It doesn’t feel good, but I don’t have anything else, so I let Ten push me and pull me and bend my brain all summer until I finally just realized that I’m learning and to be grateful for that. I learned how to talk to people and embrace myself a little more. I don’t have any secrets now.
Given all Ten’s inconsiderate bullshit, he might’ve just saved my life, too.
And J.D. York is no one to talk.
“Have you seen Lyla since you got back?” I prod. “I saw her working at Dashell’s Boutique this afternoon.”
She’d been arranging the sidewalk displays in front of the store downtown.
J.D. stares hard at my tie.
“Remember when she had Trey hold me down, strip my clothes off, and then she put make-up on me?” I ask him.
End of junior year. I was so high that day, and thank God, because I might not have seen the next morning if I hadn’t been so out of my head.
But I remember it.
“You always just stood there.” I grind my teeth together, narrowing my eyes at him “And you keep going back to her as if we don’t know what you’re doing and as if she’s the only piece of ass between here and Texas.”
She’s garbage. She treats everyone like trash, including him, and he keeps slipping back into her bed like he’s in love or some shit, but I know he isn’t.
Ten doesn’t look close enough. I see J.D. clearly.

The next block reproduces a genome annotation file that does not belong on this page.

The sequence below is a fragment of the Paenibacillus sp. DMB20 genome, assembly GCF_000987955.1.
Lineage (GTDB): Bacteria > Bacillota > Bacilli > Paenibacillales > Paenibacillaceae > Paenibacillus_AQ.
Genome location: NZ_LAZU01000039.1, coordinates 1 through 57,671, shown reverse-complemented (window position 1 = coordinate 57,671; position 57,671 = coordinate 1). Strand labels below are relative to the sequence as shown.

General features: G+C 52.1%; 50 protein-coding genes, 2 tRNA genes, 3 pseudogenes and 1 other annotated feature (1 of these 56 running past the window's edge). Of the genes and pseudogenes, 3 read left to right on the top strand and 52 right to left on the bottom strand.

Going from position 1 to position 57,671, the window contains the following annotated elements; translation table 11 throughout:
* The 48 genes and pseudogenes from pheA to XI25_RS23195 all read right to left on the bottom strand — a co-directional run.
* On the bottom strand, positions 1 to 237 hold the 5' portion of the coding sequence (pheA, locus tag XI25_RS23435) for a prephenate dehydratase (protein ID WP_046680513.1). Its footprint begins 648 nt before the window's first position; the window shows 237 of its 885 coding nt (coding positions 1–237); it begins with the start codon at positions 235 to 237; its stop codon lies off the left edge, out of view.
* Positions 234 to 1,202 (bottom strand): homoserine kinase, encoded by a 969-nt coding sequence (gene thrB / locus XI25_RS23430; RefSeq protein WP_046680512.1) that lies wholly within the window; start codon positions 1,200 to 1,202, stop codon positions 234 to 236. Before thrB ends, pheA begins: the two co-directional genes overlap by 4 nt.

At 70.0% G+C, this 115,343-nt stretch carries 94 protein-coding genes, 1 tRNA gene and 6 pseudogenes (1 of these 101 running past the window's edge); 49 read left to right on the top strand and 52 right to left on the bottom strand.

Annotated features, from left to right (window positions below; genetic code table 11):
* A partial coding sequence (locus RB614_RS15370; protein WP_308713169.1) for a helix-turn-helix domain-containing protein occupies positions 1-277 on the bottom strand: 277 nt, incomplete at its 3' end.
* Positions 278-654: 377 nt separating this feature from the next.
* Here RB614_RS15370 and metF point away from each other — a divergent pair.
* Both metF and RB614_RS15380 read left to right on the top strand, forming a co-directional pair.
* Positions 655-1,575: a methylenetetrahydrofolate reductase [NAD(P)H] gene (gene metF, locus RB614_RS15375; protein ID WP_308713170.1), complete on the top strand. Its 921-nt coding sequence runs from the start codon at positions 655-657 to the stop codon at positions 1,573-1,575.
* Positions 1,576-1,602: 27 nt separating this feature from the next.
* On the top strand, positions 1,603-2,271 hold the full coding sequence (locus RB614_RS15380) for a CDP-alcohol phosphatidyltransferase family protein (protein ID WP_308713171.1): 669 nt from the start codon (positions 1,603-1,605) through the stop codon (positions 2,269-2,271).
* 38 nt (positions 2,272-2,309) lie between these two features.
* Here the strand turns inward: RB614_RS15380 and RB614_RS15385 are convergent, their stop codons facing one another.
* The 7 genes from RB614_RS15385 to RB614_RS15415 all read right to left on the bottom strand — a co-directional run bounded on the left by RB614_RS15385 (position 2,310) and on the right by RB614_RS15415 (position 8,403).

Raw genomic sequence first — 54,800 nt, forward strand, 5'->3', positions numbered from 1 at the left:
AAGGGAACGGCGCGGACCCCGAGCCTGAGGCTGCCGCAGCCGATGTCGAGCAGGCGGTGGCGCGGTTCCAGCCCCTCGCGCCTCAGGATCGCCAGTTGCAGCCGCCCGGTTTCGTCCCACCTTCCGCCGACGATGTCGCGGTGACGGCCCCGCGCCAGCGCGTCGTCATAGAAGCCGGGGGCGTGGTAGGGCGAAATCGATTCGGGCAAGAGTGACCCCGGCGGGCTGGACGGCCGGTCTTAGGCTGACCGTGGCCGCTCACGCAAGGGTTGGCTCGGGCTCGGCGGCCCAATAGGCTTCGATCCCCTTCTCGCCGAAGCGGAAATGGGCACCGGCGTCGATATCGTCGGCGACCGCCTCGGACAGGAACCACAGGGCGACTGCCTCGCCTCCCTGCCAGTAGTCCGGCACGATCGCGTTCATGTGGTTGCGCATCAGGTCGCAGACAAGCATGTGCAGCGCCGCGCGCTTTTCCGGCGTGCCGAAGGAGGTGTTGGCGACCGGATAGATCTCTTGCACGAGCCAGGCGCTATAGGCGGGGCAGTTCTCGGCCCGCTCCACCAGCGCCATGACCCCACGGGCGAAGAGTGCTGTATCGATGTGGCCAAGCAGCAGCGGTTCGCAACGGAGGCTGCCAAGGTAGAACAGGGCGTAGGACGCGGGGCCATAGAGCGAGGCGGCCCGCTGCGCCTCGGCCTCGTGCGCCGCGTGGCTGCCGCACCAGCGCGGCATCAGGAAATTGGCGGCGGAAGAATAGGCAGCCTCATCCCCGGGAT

“Why are you so weak?” I ask him. “You’re so insecure and desperate for a woman’s love in mommy’s absence that you can’t stand for Lyla or any woman to not love you, can you?” I search his face. “Even though she’s a piece of shit.”
J.D. jerks the tie, tightening it until it digs into my throat, and a groan escapes me.
Then, he meets my eyes. He stops and shoves me in the chest, and I suck in a breath, hitting the wall as a bitter smile plays at the corner of his mouth.
“And coincidentally, here you are,” he says, “still wearing make-up with men stripping you down.”
He moved in, and I glared back through the fucking eyeliner I wore.
No, I don’t hate J.D.
I just don’t trust him. If he got his friends back, would I suddenly be garbage under his shoe again? I really don’t know for sure, and that’s the problem.
He’s a gifted athlete. Smart. Good-looking.
And despite his lack of backbone, he can be really kind.
Not buried so deep in there is a good man.
Why is he so afraid?
“Do you like them to still hold you down, too?” he taunts, his blue eyes suddenly clear.
I grin right back. “Sometimes.”
J.D. holds my gaze, hard and steel, and I try not to falter, but he’s too close. My skin hums, and I almost feel his hands on the wall on both sides of my head, but they aren’t there. They hang at his side.
His eyes fall, and I feel the heat of it on my mouth.
My cock jerks, and I blink.
What the fuck?
“Alright, you got liquor, right?” Ten barges in, and J.D. falls back a step, away from me again. “Let pre-flight!”